‘Jersey Boys’ Trial Starts With War Over Words

     RENO, Nev. (CN) — A lawyer defending former members of the Four Seasons singing group and other creators of the hit musical “Jersey Boys” in a copyright-infringement suit advised jurors that words such as “cool” can’t be owned and cautioned them not to get caught up in the opposition’s sideshows.
     Meanwhile, the attorney for a woman who filed the suit gave the jury a chronology of events leading to the success of the Broadway musical about the Four Seasons. That success, he said, can be traced to an unpublished book at the heart of the copyright dispute that provided a “eureka” moment for the musical’s writers — a compelling story that the play lacked.
     The attorneys, David Korzenik for the defendants and Gregory Guillot for the plaintiff, spent about 2 ½ hours on Tuesday giving opening statements to the jury of six men and three women as the “Jersey Boys” copyright trial got underway in the courtroom of U.S. District Judge Robert Jones. The trial is expected to last several weeks and caps nearly nine years of legal maneuvering.
     Guillot represents Donna Corbello, the widow of Rex Woodard, a Texas lawyer and a devoted Four Seasons fan who in 1988 entered into an agreement with Tommy DeVito to write an autobiography of DeVito’s life as a founding member of the Four Seasons, which had several hit songs in the 1960s. Woodard’s book was finished in 1990, but he died of cancer the following year and the book was never published.
     DeVito registered the book with the U.S. Copyright Office under his name four months before Woodard died, but Corbello didn’t discover this until 2006, according to court documents. At the time, she and her sister-in-law were seeking to get the book published on the heels of the success of “Jersey Boys,” which debuted on Broadway in 2005 and won four 2006 Tony Awards, including Best Musical.
     Corbello then had her late husband added as a co-author of the book in the copyright registration.
     Corbello filed the copyright-infringement suit in 2007, claiming that the musical is at least partly derived from the book.
     In addition to DeVito, the suit eventually named as defendants the writers, director and producers of “Jersey Boys,” as well as former Four Seasons members Frankie Valli and Bob Gaudio.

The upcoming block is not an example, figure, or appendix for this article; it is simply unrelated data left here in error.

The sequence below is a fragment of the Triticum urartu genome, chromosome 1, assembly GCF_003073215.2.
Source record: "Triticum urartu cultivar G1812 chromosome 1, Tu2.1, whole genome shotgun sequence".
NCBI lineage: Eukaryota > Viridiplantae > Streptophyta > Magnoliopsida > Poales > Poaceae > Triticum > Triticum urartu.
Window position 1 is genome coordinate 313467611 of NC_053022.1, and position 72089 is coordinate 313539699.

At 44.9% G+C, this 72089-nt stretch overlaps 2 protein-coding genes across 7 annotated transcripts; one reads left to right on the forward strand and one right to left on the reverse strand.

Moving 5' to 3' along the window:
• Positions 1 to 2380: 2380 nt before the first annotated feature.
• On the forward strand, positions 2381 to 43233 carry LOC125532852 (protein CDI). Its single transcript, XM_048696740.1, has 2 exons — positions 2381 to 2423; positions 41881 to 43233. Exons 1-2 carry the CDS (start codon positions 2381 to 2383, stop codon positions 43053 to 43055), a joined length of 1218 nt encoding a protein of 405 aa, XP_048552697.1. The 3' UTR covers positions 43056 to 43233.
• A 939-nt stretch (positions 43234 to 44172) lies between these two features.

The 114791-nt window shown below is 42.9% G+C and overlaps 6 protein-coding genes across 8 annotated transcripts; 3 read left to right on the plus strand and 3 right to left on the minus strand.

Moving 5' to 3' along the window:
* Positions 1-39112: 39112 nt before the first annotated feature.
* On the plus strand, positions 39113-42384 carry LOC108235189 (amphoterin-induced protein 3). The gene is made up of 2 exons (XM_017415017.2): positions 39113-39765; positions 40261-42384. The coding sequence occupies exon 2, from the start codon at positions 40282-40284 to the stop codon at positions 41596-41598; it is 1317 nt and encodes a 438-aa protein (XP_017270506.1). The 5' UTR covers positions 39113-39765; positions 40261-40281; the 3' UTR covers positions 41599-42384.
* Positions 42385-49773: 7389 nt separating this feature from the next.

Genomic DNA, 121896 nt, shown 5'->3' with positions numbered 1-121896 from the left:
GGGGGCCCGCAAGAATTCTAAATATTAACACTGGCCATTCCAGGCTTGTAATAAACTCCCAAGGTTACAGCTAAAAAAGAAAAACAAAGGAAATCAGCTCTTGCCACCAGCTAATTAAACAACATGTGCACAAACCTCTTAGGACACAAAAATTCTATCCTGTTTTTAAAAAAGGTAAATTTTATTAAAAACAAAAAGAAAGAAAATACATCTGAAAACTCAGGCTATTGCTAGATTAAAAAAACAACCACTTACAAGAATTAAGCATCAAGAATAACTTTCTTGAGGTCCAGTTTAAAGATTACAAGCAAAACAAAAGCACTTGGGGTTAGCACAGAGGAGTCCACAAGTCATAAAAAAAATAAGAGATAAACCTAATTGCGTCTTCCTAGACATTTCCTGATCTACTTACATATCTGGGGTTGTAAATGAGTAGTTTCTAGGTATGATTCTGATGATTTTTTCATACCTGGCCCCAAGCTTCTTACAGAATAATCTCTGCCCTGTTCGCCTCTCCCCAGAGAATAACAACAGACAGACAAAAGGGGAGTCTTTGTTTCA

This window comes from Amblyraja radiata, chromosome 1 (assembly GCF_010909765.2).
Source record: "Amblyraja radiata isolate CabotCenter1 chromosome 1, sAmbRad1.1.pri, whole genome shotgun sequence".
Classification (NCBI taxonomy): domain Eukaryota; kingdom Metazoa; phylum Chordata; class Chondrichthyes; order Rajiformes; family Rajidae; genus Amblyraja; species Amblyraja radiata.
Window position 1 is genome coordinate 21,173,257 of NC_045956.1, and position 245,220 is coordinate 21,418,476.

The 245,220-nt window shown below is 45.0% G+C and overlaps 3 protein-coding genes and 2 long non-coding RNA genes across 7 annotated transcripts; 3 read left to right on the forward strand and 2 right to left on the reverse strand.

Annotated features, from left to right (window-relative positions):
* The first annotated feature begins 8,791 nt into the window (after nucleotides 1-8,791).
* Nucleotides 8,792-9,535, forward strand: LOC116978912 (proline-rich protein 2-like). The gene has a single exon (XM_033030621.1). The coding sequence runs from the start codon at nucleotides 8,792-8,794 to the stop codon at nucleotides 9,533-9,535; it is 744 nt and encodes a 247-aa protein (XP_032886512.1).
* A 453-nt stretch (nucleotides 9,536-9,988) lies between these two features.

In his opening statement, Guillot said the case against DeVito has been settled. He did not provide details.
     Guillot told jurors that the defendants used Woodard’s unpublished book to “create a story that had eluded them for years” while they tried to create a musical based on the Four Seasons. The evidence, he said, will show that they “struggled to find the right story to bring to the stage until they got their hands on Woodard’s unpublished work,” which he called a “eureka moment.”
     He urged jurors to “listen and watch the evidence of the importance of the story to the play” as well as the importance of the DeVito character.
     The writers and director of “Jersey Boys” were “juiced about their contacts with DeVito,” he said.
     “You will see direct copying from the book,” Guillot told jurors, adding that a big chunk of the play used events selected by the book’s writer.
     Guillot also told the jury that the defendants’ story continues to change, from outright denial to saying they used the book only for research and finally saying they copied only unprotected facts.
     In his opening, Korzenik said the bulk of the examples of verbatim copying cited by the plaintiff are single words or two-word phrases, including “cool” and “social movement,” that can’t be owned.
     The defendants’ attorney told jurors they have all they need to decide the case by comparing the manuscript of the book with the musical. Jurors watched a videotape of the musical on the first day of the trial before listening to opening statements.
     “If it’s not in the final (the play), it’s not in the case,” Korzenik said on several occasions, contending that nothing in the musical is highly similar to the book.
     “All of their (plaintiff’s) other stories are sideshows,” he said.
     Korzenik took issue with Guillot’s statements that the book came first and the play had nothing going for it before then, calling it backwards. The musical, he said, was “greenlighted way before this biography got into anybody’s hands,” with writers using other sources for material.
     Korzenik also stressed that actual events, real people, places and facts can’t be protected by copyright.
     “Things that happen” can’t be owned, he said. “These things happened to the very people being sued.”
     Members of the Four Seasons “remember what happened to them,” Korzenik said. Of DeVito, he said, “We forgot all about that guy? That’s what they want you to think.”
     Before the opening statements, the judge advised jurors that a historical work has “thin” copyright protection, requiring them to find substantial similarities.